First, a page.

Defoliation is a major event in terms of L. perenne growth in an agricultural context (Morvan et al., 1997; Pilon-Smits et al., 1999; Wei and Chatterton, 2001; Lee et al., 2011), because the removed photosynthetic tissue needs to be compensated for as soon as possible in order to restore plant maintenance and sugar storage to pre-defoliation levels. This can only be achieved by elongation and eventual emergence of the enclosed immature blades, which requires the supply of carbohydrates to this heterotrophic tissue. Our results demonstrate that glucose and sucrose are rapidly depleted in immature blades, already 2 h after defoliation sucrose levels decreased to almost zero in this tissue. Insufficient new photosynthetically active tissue has emerged at this time and, in the absence of de novo synthesized sugars, carbohydrates have to be mobilized from their storage forms in the remaining tissues.
In L. perenne the two major storage carbohydrates are sucrose and fructans (Pollock and Cairns, 1991; Pavis et al., 2001a,b). To provide glucose, sucrose needs to be cleaved by invertases into glucose and fructose and we show here that the expression of all three forms of invertases, i.e., vacuolar, cytosolic and cell wall invertases are up-regulated after defoliation. The first invertase gene to be significantly up-regulated after 2 h was LpCWInv in both enclosed immature blades and mature sheaths, and we suggest that the immediate drop in sucrose in these two tissues is caused by an increased activity of invertases located in the cell walls (Sherson et al., 2003; Lammens et al., 2008; Proels and Hückelhoven, 2014). A second invertase gene, i.e., LpVacInv, was up-regulated much later (24 h post-defoliation) with expression particularly high in newly emerged blades, and we hypothesize that this type of invertase serves to hydrolyse de novo synthesized sucrose. Both, the hydrolysis of sucrose and of fructans also releases fructose, and concentrations of this monomeric sugar remained relatively constant in the first 24 h after defoliation and only decreased at later time points possibly indicating that fructose cannot be used directly for growth and that isomerases transforming it into glucose are relatively slowly up-regulated.
The second major storage carbohydrate in L. perenne are fructans (Pollock and Cairns, 1991; Smouter and Simpson, 1991; Morvan-Bertrand et al., 2001) and we found high levels of fructans in enclosed elongating blades and in mature sheaths prior to defoliation, indicating that these tissues act as strong sinks for photosynthates (Schnyder et al., 1988; Spollen and Nelson, 1988; Allard and Nelson, 1991). Following defoliation we saw a reduction in both low and high DP fructans, but this took place much later than the reduction in sucrose, between 24 (enclosed blades) and 48 h (mature sheaths) post-defoliation.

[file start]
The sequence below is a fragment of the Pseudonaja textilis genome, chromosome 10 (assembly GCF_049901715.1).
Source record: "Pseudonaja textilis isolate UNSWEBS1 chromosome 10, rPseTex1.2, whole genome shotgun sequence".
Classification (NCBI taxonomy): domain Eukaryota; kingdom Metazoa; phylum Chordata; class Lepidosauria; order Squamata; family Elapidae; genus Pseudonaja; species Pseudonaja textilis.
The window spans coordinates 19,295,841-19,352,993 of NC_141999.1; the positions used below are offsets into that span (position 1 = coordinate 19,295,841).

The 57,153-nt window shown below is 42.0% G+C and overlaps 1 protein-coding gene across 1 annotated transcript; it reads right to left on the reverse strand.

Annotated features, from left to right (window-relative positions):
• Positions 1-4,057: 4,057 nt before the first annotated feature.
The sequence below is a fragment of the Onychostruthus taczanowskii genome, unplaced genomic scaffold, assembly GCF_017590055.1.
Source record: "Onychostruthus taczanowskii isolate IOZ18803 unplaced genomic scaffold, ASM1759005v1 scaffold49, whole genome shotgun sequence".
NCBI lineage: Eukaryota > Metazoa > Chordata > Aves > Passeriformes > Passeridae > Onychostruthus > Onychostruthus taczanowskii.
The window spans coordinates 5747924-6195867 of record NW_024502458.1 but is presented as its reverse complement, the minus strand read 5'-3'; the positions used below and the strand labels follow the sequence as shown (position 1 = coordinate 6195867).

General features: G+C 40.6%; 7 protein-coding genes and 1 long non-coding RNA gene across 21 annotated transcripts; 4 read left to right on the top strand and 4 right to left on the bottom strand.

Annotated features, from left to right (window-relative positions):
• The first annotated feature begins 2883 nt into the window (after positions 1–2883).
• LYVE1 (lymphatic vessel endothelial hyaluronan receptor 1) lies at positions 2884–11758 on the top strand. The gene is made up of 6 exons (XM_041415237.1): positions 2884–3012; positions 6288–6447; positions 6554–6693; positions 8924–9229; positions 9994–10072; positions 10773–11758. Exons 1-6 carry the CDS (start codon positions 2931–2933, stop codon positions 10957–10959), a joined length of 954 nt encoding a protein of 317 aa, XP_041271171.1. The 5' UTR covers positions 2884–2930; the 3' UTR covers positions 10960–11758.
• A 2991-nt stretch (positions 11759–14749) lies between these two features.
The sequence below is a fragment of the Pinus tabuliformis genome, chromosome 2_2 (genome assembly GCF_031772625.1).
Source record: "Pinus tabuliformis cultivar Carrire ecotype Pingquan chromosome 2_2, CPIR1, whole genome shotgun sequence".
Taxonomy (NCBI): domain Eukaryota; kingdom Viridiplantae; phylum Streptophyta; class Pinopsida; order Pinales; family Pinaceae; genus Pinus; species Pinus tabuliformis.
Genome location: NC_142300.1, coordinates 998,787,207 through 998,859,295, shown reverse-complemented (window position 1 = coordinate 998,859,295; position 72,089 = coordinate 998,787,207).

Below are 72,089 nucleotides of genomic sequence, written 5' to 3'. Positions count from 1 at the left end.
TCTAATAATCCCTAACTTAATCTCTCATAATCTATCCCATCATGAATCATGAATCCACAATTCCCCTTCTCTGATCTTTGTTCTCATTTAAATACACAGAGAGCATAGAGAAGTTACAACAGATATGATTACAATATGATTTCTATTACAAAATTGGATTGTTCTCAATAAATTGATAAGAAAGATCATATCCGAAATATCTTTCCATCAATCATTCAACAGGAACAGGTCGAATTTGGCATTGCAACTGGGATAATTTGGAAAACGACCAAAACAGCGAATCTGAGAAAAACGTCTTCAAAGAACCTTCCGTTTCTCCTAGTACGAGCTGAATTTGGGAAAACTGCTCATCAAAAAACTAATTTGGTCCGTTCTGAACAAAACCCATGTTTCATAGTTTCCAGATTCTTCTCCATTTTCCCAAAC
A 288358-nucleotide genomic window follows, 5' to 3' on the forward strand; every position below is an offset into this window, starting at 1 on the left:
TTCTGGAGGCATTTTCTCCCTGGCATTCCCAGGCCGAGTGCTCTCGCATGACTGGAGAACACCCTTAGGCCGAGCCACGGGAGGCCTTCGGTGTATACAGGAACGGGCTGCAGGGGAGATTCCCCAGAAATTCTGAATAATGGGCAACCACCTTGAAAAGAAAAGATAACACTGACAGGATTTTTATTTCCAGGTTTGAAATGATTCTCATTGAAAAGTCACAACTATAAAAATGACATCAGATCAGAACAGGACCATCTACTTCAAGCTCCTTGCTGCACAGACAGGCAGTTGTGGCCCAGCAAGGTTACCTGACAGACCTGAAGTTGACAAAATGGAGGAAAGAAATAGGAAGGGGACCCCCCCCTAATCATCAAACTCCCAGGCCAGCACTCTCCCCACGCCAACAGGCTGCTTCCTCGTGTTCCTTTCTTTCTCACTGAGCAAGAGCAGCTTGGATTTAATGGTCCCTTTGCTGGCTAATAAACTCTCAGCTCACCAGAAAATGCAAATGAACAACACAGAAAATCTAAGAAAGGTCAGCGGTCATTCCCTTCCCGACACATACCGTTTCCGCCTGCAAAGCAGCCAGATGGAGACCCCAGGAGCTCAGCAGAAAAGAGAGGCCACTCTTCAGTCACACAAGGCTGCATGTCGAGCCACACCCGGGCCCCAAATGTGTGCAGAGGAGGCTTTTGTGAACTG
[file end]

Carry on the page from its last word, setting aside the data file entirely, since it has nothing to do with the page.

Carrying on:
Degradation of fructans after defoliation in both enclosed and emerged blades of L. perenne has been reported to be associated with an increased enzymatic activity of fructan exohydrolase (FEH) which catalyzes fructan breakdown (Morvan et al., 1997; Chalmers et al., 2005; Lothier et al., 2007, 2014). Lp1-FEH gene expression was also reported to be negatively correlated with fructan accumulation and the expression of fructosyltransferases in both mature blades and sheaths (Morvan et al., 1997; Rasmussen et al., 2014). In the present study, we observed 24 h post-defoliation a higher Lp1-FEH gene expression compared to T0 in the emerged leaf tissue category. However, this tissue consists mainly of very young tissue which had at the earlier time points been enclosed elongating leaf tissue and comparing the levels of 1-FEH transcripts with those found in enclosed emerging tissue 2 and 4 h post-defoliation, levels of 1-FEH were actually lower.
Strongly declined transcript levels of genes encoding enzymes responsible for synthesizing reserve carbohydrates (Lp1-SST and Lp6-SFT) were observed following defoliation, which is consistent with previous observations on fructan accumulation in perennial ryegrass (Morvan et al., 1997; Lidgett et al., 2002; Hisano et al., 2008). As anticipated, we found that the relative transcript levels of fructan biosynthesizing genes, particularly Lp6-SFT, correlated positively with the accumulation of high DP fructans in both enclosed elongating blades and mature sheaths.